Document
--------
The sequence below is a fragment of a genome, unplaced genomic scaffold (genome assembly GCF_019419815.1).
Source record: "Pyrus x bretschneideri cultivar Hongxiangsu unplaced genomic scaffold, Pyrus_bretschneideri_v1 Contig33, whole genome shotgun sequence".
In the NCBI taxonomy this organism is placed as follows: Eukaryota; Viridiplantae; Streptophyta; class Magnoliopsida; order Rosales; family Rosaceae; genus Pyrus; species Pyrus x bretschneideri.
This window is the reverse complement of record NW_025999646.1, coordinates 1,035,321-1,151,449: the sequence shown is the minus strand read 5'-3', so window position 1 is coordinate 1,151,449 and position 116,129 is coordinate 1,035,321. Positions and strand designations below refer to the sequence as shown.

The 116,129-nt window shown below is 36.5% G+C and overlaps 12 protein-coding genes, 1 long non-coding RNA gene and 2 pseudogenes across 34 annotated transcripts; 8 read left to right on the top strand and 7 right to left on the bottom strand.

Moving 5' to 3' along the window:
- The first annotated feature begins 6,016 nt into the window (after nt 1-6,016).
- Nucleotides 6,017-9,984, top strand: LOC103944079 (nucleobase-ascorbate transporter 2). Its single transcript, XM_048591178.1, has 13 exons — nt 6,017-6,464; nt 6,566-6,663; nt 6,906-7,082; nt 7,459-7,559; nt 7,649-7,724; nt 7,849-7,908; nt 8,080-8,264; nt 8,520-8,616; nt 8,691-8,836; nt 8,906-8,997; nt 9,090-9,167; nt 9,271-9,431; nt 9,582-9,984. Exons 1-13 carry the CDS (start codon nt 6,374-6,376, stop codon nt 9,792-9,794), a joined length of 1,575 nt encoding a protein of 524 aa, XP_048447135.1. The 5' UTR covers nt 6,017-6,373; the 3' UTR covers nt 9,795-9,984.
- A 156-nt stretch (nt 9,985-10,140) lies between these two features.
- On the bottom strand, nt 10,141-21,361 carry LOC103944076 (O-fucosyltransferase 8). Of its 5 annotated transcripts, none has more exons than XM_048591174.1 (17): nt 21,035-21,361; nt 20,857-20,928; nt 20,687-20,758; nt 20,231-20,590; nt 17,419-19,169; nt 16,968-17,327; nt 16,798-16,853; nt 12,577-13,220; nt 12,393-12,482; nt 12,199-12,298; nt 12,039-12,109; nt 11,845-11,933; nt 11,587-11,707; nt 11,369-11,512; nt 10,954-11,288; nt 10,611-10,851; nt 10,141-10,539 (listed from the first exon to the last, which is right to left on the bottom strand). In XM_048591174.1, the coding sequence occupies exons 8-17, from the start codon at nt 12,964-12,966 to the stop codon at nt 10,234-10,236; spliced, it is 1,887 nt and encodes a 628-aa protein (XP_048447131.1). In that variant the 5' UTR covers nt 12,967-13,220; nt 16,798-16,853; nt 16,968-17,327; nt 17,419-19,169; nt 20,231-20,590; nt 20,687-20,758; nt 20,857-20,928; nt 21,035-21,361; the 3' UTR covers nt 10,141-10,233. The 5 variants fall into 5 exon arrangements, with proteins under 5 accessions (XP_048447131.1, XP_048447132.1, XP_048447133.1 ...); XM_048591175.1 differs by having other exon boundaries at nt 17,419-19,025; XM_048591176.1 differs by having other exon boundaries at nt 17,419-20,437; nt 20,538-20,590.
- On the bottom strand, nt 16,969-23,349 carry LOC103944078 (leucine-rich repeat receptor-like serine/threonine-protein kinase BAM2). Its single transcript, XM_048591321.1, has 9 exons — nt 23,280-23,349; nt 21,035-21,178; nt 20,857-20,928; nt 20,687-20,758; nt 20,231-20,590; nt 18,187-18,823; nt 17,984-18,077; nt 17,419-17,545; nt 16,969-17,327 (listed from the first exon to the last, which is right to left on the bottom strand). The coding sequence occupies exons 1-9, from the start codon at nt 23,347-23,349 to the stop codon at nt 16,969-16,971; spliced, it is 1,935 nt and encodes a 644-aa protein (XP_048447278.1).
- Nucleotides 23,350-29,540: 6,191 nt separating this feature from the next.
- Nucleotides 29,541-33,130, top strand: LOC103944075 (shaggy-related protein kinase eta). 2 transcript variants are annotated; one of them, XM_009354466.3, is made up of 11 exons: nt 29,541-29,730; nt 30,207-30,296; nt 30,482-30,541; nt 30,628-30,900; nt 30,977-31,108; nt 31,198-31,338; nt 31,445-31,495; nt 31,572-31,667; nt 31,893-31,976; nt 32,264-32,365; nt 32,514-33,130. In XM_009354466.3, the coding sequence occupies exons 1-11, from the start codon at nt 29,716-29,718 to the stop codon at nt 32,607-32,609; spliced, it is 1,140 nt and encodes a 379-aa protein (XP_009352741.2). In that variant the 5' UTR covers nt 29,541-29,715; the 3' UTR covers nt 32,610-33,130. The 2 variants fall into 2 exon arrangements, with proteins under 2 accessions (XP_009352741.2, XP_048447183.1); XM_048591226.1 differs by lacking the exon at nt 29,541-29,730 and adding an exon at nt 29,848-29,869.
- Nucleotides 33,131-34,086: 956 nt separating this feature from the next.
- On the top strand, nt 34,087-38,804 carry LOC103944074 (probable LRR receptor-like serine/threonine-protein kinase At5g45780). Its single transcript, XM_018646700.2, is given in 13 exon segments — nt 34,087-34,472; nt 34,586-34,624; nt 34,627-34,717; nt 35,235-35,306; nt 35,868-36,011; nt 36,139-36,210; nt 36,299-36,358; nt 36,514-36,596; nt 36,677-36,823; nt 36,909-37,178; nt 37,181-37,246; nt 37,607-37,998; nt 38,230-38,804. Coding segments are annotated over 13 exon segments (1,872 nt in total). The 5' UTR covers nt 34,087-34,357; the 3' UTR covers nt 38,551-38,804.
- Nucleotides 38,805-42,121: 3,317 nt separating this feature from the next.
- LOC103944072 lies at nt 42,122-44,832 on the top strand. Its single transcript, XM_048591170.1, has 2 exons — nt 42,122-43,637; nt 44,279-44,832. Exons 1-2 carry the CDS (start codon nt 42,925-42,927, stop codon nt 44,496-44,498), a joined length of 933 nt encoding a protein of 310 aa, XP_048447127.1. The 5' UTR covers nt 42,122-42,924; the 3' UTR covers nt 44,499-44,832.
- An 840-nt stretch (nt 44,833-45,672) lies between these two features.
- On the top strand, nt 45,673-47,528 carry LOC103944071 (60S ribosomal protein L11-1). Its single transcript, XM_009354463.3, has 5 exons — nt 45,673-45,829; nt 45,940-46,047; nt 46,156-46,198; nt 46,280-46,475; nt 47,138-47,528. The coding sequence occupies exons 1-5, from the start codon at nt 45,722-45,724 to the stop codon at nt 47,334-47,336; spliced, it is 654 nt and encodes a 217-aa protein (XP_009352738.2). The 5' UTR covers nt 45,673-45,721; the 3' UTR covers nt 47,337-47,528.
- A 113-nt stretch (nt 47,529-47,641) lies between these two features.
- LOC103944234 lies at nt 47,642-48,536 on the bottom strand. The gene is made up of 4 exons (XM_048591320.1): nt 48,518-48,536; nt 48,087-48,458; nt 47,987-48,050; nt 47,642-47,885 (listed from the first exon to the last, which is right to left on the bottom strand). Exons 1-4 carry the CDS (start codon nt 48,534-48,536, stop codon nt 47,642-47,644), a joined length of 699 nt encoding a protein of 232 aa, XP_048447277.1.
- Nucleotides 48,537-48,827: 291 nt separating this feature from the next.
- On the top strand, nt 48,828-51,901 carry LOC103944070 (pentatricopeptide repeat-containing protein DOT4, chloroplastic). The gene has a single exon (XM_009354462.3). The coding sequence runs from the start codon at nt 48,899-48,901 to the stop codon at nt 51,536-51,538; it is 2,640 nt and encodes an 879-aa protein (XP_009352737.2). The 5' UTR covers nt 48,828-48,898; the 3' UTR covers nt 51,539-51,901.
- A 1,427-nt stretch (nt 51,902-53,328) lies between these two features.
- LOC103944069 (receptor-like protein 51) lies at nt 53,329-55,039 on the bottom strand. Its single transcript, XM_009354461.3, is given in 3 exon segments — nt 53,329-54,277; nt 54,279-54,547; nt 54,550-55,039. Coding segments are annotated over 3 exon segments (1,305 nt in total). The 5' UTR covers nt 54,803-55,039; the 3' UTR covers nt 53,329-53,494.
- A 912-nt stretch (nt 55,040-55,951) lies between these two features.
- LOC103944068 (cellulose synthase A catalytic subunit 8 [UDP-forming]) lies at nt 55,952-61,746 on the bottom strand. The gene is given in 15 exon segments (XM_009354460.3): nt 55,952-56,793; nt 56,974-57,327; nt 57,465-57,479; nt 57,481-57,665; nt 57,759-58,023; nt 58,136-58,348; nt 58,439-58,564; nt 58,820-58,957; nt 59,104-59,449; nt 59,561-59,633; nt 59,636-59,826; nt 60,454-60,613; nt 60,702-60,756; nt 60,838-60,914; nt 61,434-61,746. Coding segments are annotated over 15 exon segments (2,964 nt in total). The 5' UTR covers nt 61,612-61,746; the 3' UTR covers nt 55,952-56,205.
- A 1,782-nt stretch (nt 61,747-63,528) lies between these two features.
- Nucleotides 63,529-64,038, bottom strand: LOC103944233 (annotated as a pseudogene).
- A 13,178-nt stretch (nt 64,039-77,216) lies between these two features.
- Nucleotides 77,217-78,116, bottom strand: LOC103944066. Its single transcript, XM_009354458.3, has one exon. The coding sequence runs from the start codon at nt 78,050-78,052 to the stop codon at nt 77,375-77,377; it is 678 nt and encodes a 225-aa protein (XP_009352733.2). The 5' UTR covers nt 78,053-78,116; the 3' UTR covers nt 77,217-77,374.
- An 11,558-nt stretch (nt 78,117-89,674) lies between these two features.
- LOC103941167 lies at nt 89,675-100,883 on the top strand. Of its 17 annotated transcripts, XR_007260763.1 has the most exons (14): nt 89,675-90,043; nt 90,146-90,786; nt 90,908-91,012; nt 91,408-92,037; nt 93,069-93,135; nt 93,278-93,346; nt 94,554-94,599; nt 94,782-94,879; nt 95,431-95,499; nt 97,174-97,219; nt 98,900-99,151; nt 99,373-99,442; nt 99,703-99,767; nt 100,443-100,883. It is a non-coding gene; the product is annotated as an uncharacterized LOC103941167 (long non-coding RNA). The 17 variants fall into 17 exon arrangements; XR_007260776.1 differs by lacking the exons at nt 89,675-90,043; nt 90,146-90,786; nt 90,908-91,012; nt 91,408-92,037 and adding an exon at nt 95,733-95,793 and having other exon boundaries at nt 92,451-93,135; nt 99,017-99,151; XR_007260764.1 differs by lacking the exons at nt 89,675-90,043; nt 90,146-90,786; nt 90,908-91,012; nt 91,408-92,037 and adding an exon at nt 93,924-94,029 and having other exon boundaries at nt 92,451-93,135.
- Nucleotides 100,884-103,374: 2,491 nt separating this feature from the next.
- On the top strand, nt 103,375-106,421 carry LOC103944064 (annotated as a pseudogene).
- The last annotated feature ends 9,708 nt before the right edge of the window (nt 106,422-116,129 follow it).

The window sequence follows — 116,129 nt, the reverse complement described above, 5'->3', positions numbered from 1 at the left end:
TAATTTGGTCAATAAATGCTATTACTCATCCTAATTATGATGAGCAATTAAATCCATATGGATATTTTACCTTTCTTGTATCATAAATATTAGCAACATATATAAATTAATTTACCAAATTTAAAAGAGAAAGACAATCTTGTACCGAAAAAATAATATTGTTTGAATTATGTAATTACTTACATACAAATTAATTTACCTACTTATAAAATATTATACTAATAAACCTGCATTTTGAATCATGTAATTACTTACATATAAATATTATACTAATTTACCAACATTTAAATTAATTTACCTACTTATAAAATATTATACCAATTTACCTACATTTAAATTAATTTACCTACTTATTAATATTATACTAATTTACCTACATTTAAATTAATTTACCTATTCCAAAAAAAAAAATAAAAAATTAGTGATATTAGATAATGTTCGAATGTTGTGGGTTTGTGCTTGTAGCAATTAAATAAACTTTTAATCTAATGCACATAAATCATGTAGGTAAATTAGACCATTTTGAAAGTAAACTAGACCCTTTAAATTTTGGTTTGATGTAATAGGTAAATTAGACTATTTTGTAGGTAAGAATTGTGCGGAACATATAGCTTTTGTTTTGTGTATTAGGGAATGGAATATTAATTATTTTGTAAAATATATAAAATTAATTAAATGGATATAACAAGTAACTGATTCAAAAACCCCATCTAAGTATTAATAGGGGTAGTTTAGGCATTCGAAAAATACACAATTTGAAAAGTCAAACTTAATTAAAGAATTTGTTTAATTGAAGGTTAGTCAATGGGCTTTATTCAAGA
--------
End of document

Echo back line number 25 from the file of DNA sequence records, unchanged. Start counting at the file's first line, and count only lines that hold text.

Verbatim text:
- LOC103944069 (receptor-like protein 51) lies at nt 53,329-55,039 on the bottom strand. Its single transcript, XM_009354461.3, is given in 3 exon segments — nt 53,329-54,277; nt 54,279-54,547; nt 54,550-55,039. Coding segments are annotated over 3 exon segments (1,305 nt in total). The 5' UTR covers nt 54,803-55,039; the 3' UTR covers nt 53,329-53,494.